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No 'Dirty Bomb' Questions at Padilla Interrogation?

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    An official record of the first FBI interrogation of Jose Padilla following his 2002 arrest contains no reference to al Qaeda or a dirty bomb plot Padilla
    Message 1 of 1 , Dec 5 7:34 AM
      An official record of the first FBI interrogation of Jose Padilla
      following his 2002 arrest contains no reference to al Qaeda or a
      "dirty bomb" plot Padilla was allegedly spearheading.

      FBI FD-302 From Day Of Padilla's Arrest Inconsistent With Later
      Urgency About Imminent Plot By 'Enemy Combatant'
      By J.M. Berger

      PHOTOS: Stills From Video of Jose Padilla During Enemy Combatant Detention

      Padilla was detained on May 8, 2002, at Chicago's O'Hare Airport,
      where he had been arrested upon entering the country.

      The subsequent FBI interrogation is memorialized in an FD-302 record
      introduced as an exhibit during Padilla's ongoing trial in Florida.
      FD-302 is the FBI's routine form for recording the details of an
      interview by agents.

      During three hours of interrogation, Padilla was asked about his
      personal history, family details and travel, but the record reflects
      no question or answer directly dealing with his alleged ties to al Qaeda.

      Nevertheless, at the end of the session the alleged al Qaeda operative
      was detained on a material witness warrant related to a "conspiracy to
      use weapons of mass destruction."

      More than a month later, then-Attorney General John Ashcroft announced
      Padilla had been detained as a suspected "dirty bomber."

      Padilla "is an Al Qaeda operative and was exploring a plan to build
      and explode a radioactive 'dirty bomb,'" Ashcroft said.

      According to Ashcroft, the arrest "disrupted an unfolding terrorist
      plot to attack the United States by exploding a radioactive 'dirty

      "The safety of all Americans and the national security interests of
      the United States require that Abdullah Al Muhajir (Padilla's alias)
      be detained by the Defense Department as an enemy combatant," Ashcroft
      said. Padilla was subsequently detained for more than three years
      without being charged or allowed to meet with an attorney.

      The FD-302 interrogation record does not seem to reflect Ashcroft's
      sense of urgency in any way. The 302 describes an almost leisurely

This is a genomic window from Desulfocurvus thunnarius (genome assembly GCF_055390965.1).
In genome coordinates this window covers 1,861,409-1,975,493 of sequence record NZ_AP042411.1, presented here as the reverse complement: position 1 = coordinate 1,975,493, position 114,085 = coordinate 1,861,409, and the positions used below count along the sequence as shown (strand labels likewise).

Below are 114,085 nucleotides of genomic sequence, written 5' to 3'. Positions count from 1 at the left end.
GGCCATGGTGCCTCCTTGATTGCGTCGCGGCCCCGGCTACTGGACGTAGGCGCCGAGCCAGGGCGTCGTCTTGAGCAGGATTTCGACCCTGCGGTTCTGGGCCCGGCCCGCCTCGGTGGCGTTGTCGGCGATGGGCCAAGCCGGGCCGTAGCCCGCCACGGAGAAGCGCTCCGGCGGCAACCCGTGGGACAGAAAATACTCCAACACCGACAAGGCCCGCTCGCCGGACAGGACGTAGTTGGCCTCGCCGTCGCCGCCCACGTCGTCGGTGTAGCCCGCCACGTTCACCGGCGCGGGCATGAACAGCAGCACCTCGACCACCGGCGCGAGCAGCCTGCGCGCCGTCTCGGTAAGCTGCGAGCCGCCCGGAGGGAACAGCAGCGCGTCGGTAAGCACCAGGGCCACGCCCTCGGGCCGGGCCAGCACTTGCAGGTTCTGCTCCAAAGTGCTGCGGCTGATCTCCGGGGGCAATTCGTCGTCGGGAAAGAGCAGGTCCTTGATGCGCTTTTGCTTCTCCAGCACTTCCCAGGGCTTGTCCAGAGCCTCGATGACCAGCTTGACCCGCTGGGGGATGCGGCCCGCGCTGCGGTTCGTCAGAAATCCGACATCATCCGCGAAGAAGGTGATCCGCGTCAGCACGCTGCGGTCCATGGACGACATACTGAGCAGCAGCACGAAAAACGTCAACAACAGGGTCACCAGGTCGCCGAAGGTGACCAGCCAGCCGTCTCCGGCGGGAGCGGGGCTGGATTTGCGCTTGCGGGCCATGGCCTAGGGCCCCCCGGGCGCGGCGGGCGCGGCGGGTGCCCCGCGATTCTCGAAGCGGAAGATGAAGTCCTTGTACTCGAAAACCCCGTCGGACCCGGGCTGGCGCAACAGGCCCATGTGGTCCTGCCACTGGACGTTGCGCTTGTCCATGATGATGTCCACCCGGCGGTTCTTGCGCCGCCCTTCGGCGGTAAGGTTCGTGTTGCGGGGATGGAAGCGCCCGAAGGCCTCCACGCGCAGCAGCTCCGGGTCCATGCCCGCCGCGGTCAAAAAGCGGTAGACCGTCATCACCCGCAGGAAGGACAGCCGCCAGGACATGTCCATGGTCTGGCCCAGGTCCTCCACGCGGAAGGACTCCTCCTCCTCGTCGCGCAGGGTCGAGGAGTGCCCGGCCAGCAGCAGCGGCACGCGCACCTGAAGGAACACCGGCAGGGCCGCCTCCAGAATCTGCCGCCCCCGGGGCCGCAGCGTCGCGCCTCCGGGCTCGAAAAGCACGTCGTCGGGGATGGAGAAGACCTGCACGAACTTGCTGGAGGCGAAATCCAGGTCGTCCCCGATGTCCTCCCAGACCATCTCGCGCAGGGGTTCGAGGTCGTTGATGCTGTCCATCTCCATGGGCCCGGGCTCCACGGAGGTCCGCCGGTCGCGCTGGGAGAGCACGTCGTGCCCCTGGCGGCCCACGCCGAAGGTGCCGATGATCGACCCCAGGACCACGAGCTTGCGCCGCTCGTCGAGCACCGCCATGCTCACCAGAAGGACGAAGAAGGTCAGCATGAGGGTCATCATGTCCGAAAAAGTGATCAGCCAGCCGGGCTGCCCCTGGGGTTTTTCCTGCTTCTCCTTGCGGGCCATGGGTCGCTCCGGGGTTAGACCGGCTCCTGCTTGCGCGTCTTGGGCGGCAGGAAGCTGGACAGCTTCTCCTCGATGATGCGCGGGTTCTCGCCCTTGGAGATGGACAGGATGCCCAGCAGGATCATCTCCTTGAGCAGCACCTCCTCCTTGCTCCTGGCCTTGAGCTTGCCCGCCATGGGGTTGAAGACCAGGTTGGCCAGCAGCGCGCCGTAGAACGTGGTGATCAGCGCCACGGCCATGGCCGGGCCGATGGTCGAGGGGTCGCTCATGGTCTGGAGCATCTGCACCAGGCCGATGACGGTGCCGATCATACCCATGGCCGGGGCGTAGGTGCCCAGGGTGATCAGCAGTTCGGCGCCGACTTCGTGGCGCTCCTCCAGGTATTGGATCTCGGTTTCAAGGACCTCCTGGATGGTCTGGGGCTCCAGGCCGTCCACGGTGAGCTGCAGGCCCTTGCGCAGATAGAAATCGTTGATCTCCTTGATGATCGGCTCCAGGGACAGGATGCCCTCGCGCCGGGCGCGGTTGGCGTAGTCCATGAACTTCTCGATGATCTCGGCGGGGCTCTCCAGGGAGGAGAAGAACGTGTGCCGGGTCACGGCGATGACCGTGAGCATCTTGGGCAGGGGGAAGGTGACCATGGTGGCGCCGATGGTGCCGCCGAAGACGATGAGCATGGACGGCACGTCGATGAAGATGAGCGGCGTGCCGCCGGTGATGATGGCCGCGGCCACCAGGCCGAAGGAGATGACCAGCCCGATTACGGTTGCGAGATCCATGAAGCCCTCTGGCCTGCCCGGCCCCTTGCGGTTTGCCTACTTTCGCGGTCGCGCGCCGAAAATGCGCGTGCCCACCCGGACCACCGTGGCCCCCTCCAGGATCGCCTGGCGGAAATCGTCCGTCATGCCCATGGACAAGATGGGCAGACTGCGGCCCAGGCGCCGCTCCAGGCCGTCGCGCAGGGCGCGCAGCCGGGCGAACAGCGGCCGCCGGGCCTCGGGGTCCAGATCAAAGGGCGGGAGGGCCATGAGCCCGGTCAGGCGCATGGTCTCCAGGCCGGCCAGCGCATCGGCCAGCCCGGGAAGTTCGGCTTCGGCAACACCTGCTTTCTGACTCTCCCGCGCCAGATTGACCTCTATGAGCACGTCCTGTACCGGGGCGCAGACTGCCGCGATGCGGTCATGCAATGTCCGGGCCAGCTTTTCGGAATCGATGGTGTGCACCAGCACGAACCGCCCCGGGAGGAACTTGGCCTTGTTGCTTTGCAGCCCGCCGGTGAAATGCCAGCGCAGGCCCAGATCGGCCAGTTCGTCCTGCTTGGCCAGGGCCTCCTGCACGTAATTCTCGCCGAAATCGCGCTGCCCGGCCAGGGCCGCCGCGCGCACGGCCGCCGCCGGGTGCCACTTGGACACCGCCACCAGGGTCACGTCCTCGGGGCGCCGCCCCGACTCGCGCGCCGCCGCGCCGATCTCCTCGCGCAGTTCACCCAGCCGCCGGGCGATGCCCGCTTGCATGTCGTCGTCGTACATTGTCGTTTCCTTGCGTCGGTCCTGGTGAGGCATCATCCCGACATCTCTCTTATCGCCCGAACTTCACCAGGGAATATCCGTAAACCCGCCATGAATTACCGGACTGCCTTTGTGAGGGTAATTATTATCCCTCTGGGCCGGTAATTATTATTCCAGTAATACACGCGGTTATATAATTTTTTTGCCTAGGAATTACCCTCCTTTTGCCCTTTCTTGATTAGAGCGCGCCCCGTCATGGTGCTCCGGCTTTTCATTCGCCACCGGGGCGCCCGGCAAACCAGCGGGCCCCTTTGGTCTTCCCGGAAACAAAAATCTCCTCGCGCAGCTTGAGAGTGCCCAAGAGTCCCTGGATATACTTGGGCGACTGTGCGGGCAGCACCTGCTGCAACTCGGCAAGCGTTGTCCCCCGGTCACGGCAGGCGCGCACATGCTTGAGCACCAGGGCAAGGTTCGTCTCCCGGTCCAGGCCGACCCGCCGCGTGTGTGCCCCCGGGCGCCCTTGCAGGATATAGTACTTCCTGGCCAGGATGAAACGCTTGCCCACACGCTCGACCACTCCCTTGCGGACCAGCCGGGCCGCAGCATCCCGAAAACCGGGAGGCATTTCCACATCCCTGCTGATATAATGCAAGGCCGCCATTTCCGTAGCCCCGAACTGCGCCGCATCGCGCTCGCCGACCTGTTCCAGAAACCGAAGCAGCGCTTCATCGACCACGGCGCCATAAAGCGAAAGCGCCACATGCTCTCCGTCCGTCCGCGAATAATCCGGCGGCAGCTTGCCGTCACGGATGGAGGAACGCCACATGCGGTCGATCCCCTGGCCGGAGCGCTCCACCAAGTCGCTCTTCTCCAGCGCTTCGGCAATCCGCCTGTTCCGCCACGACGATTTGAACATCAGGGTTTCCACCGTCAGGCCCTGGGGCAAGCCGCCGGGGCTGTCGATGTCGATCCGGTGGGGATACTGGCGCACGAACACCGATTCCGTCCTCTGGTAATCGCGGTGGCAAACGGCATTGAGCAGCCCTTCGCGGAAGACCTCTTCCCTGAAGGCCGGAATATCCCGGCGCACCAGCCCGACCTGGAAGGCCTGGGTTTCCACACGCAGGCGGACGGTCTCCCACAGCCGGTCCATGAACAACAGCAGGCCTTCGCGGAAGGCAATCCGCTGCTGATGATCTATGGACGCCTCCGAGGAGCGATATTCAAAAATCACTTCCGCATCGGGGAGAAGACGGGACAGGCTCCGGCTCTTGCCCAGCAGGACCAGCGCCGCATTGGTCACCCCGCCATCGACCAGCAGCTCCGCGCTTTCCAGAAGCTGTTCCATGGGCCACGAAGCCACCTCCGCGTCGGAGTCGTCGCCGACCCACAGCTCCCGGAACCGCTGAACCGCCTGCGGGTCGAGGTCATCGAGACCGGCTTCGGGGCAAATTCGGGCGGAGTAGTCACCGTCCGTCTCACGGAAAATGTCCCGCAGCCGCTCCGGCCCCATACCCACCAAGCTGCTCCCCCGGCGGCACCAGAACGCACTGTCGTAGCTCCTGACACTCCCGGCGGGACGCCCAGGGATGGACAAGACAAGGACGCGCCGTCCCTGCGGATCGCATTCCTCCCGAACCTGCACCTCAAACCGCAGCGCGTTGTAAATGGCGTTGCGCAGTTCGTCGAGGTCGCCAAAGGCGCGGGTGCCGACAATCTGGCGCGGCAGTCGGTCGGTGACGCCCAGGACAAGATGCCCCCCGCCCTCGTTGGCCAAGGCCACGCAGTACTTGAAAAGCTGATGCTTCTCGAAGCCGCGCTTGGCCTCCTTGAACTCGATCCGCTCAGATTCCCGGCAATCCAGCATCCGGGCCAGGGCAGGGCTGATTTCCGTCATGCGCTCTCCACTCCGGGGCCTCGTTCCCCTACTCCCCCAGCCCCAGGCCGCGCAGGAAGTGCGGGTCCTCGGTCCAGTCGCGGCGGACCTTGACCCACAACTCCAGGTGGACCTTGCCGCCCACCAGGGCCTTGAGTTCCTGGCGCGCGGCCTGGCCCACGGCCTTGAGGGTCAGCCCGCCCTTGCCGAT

discussion of Padilla's personal history and his interest in Islam.
      Padilla was even provided with dinner during a one-hour break after
      the first hour of interrogation.

      However, it is important to note that details may have been omitted
      from the record when it was transcribed, or the form may have been
      edited after the fact.

      Previous internal investigations by the FBI's Inspector General have
      found fault with the lack of standards for FD-302s, including a lack
      of clear guidelines as to the appropriateness of after-the-fact editing.

      One page is also missing from the early part of the document as it was
      filed with the U.S. District Court in Florida. The missing section
      (page 4) is immediately preceded by and followed by a discussion of
      Padilla's family history; the missing page appears to be part of that

      INTELWIRE has posted the document as it was filed. The interrogation
      record may be viewed by clicking here.

      FBI agents present for the interview included Special Agents R.J.
      Holley and Todd T. Schmitt.

      Padilla told the agents his most recent residences were in Cairo and
      Tanta, Egypt, but could not provide an address or phone number for
      either location. He told the FBI he had come to Chicago to visit his
      son, and subsequently planned to visit his mother in Florida.

      Padilla said his first introduction to Islam came while he was in a
      Florida prison serving time on gun charges. There, he met a member of
      the Nation of Islam, who sparked his interest in Islam generally. He
      told FBI agents he could not remember this individual's name.

      The Nation of Islam's beliefs are modeled on traditional Islam, but
      are not the same.

      While in prison, Padilla had a vision that increased his interest in
      the religion.